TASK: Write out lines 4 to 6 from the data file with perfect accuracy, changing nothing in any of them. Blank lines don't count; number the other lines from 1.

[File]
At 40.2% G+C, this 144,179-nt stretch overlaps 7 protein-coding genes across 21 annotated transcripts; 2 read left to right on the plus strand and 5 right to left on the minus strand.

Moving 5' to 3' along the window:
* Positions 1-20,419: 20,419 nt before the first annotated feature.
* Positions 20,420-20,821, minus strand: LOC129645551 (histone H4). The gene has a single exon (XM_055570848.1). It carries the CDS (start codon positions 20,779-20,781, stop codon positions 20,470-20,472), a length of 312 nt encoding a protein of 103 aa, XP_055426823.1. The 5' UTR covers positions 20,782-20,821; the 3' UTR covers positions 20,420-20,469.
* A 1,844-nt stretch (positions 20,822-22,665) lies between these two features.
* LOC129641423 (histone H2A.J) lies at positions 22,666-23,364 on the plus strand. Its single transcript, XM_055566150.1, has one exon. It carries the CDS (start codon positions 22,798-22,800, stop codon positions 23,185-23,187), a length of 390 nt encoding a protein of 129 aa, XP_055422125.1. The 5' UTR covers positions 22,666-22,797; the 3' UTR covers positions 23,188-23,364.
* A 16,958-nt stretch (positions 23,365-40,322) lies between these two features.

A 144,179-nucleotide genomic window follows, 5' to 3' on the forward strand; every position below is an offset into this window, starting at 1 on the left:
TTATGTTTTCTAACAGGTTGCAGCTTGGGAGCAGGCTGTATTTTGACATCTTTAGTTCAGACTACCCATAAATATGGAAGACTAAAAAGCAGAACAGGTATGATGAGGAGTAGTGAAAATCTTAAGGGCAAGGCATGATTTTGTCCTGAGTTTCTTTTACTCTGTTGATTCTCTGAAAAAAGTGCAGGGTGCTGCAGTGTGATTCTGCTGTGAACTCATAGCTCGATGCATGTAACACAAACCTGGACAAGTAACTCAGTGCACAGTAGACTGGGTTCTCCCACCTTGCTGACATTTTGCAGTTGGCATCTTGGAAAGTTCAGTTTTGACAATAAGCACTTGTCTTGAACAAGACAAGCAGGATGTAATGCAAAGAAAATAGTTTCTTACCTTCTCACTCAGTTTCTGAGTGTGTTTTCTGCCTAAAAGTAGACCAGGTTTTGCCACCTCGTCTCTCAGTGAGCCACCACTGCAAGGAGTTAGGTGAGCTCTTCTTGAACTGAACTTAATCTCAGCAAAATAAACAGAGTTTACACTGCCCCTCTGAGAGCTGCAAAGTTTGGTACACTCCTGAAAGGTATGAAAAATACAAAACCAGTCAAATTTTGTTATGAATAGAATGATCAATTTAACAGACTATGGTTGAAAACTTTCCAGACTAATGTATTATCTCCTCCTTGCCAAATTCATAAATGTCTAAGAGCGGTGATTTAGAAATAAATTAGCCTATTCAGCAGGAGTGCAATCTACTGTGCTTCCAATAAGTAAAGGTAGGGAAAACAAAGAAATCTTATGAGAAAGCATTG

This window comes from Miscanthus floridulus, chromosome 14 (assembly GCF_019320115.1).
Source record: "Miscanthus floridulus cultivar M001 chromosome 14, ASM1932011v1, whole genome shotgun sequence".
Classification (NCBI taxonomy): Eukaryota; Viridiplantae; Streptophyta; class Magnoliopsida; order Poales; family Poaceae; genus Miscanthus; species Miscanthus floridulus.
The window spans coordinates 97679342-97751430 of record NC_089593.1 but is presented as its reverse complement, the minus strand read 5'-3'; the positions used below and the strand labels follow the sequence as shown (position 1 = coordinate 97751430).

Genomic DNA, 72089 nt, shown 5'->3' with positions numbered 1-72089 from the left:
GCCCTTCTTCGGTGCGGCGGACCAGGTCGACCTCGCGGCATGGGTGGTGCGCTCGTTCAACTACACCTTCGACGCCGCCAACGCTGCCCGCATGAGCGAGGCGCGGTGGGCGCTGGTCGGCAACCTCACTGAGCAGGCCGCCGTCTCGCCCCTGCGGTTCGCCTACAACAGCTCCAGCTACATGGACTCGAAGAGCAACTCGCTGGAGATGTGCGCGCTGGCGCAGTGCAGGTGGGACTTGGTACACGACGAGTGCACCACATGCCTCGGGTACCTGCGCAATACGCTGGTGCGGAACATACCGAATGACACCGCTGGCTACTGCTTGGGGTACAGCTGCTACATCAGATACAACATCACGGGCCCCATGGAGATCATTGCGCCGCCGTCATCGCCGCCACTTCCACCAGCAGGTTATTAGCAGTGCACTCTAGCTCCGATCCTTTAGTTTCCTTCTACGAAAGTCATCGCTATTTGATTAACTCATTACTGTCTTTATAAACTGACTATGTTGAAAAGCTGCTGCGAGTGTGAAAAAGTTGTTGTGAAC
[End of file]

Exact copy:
* Positions 20,420-20,821, minus strand: LOC129645551 (histone H4). The gene has a single exon (XM_055570848.1). It carries the CDS (start codon positions 20,779-20,781, stop codon positions 20,470-20,472), a length of 312 nt encoding a protein of 103 aa, XP_055426823.1. The 5' UTR covers positions 20,782-20,821; the 3' UTR covers positions 20,420-20,469.
* A 1,844-nt stretch (positions 20,822-22,665) lies between these two features.
* LOC129641423 (histone H2A.J) lies at positions 22,666-23,364 on the plus strand. Its single transcript, XM_055566150.1, has one exon. It carries the CDS (start codon positions 22,798-22,800, stop codon positions 23,185-23,187), a length of 390 nt encoding a protein of 129 aa, XP_055422125.1. The 5' UTR covers positions 22,666-22,797; the 3' UTR covers positions 23,188-23,364.